Of course, Boppard is also famous for its wines. The Bopparder Hamm vineyard sites, named for the Rhine’s biggest bend, are planted with riesling grapes, as are 70% of all the Mittelrhein’s vineyards. You can visit some of the wineries near Boppard and Spay, including Weingut Matthias Müller, Weingut August und Thomas Perll and Weingut Walter Perll. It’s best to call in advance unless you’re just dropping by to buy some wine. The wineries’ websites are in German only, but you can find telephone numbers (“Telefonnummer” in German) on the “Kontakt” pages.

If you’re planning a September visit, consider making Boppard’s wine festival one of your stops. It’s usually held the last two weekends of September.

St. Goar and Burg Rheinfels

My all-time favorite castle – and I’ve visited dozens – is the Mittelrhein’s Burg Rheinfels, in St. Goar. Like most of the Rhine castles, it sits high above the river on a mountain. You can hike to it, drive to the pay parking lot, or, in spring, summer and fall, take the “Burgexpress” tram from St. Goar’s Marktplatz (Market Square) or Rathaus (City Hall). For a modest fee, you can explore the ruins of the largest castle on the Rhine. Bring a flashlight for the subterranean tunnels, where the counts who owned Burg Rheinfels stored supplies and ammunition. Kids love this castle, too, because they are free to hike the castle pathways and explore ruins to their hearts’ content. The view of the river is amazing; you can watch barges and ferries move slowly up and down the Rhine and look across to the vineyards on the opposite bank.

Bacharach

We stopped in Bacharach for lunch. This riverside town is extremely popular with tourists, for good reason. The town is jammed between the river and a steep hillside, so it spreads along the river. You can park outside the town’s old walls, next to a riverside park. (Bring change; it’s a pay lot.) We entered Bacharach through a tunnel in the town wall. Inside, narrow streets, half-timbered buildings and restaurant signboards were everywhere. We wandered through the town, peering into shop windows and seeing evidence – wine shops, and lots of them – of Bacharach’s long history as a wine trading headquarters.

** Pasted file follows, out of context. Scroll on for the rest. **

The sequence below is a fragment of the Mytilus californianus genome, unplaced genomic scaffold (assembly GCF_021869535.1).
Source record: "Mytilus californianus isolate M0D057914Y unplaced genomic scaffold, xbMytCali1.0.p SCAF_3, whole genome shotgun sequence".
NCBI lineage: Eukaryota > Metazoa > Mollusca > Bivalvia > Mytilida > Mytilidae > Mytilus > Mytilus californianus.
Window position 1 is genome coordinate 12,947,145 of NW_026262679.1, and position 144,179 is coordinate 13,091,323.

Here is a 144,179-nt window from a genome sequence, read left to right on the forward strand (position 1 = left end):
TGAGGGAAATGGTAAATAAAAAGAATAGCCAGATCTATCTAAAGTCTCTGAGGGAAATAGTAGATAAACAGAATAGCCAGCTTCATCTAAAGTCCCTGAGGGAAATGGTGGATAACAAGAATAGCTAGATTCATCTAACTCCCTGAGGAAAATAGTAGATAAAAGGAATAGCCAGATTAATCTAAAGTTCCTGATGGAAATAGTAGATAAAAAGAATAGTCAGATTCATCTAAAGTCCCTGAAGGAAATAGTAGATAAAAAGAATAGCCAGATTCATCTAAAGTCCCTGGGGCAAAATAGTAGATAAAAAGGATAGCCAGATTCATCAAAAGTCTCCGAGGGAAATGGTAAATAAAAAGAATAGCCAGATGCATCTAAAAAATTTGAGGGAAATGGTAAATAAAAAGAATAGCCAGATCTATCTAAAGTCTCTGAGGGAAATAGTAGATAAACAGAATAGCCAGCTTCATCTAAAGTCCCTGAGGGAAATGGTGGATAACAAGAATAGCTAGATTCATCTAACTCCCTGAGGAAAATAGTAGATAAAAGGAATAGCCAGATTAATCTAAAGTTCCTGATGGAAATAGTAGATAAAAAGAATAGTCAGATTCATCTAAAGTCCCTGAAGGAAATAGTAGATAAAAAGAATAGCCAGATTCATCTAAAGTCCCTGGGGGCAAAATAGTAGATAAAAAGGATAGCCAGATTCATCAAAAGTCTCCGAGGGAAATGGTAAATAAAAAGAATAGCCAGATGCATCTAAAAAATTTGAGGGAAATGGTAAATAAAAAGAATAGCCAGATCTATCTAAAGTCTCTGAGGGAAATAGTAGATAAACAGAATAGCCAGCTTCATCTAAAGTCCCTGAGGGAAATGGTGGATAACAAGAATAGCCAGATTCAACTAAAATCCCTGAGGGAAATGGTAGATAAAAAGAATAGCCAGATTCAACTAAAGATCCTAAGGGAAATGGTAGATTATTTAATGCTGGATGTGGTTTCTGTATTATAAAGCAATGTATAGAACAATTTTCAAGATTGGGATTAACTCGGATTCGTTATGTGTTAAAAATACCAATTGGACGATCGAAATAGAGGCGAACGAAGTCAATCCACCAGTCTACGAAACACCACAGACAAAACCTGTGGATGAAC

When we climbed the steps to the loft inside the Posthof restaurant, across the courtyard from Bacharach’s tourist office, our server asked for our drink order. I asked for white wine, and she responded, “Riesling,” in a confident tone. I knew then that in Bacharach there is only one kind of wine, and it’s the local riesling. Our simple meal of bratwurst, potatoes and sauerkraut was as good as any I’ve had in Germany.

After lunch we hiked up above the town to the Wernerkapelle (Werner Chapel), a gothic-style, ruined chapel perched on the hillside. It has new, red glass windows, which are a monument to a renewed understanding and brotherhood between religions. It seems that the chapel was the supposed setting for Jewish rituals that never really happened, rumors of which led to medieval riots against the local Jewish population. As a sign of remembrance, a stone plaque with a prayer composed by Pope John XXIII was installed. The red windows, inscribed with words from “The Rabbi of Bacharach” by Heinrich Heine, were added to the chapel ruins in 2007 and will remain until 2009.